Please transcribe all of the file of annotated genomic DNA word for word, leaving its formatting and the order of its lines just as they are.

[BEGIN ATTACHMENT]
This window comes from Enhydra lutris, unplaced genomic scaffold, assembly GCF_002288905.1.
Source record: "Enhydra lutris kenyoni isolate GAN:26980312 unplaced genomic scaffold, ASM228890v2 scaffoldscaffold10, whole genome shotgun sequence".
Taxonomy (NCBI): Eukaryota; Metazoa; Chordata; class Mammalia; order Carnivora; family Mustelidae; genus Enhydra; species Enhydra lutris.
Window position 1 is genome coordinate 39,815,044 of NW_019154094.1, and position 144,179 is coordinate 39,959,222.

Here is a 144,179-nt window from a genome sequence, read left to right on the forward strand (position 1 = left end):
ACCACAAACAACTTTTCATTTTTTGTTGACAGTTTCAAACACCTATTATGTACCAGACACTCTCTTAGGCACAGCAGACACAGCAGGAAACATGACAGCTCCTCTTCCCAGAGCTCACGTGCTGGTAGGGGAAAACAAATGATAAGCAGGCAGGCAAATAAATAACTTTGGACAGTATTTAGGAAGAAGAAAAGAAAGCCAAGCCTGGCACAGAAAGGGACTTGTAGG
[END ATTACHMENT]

This window comes from Enhydra lutris, unplaced genomic scaffold, assembly GCF_002288905.1.
Source record: "Enhydra lutris kenyoni isolate GAN:26980312 unplaced genomic scaffold, ASM228890v2 scaffoldscaffold10, whole genome shotgun sequence".
Taxonomy (NCBI): Eukaryota; Metazoa; Chordata; class Mammalia; order Carnivora; family Mustelidae; genus Enhydra; species Enhydra lutris.
Window position 1 is genome coordinate 39,815,044 of NW_019154094.1, and position 144,179 is coordinate 39,959,222.

Here is a 144,179-nt window from a genome sequence, read left to right on the forward strand (position 1 = left end):
ACCACAAACAACTTTTCATTTTTTGTTGACAGTTTCAAACACCTATTATGTACCAGACACTCTCTTAGGCACAGCAGACACAGCAGGAAACATGACAGCTCCTCTTCCCAGAGCTCACGTGCTGGTAGGGGAAAACAAATGATAAGCAGGCAGGCAAATAAATAACTTTGGACAGTATTTAGGAAGAAGAAAAGAAAGCCAAGCCTGGCACAGAAAGGGACTTGTAGG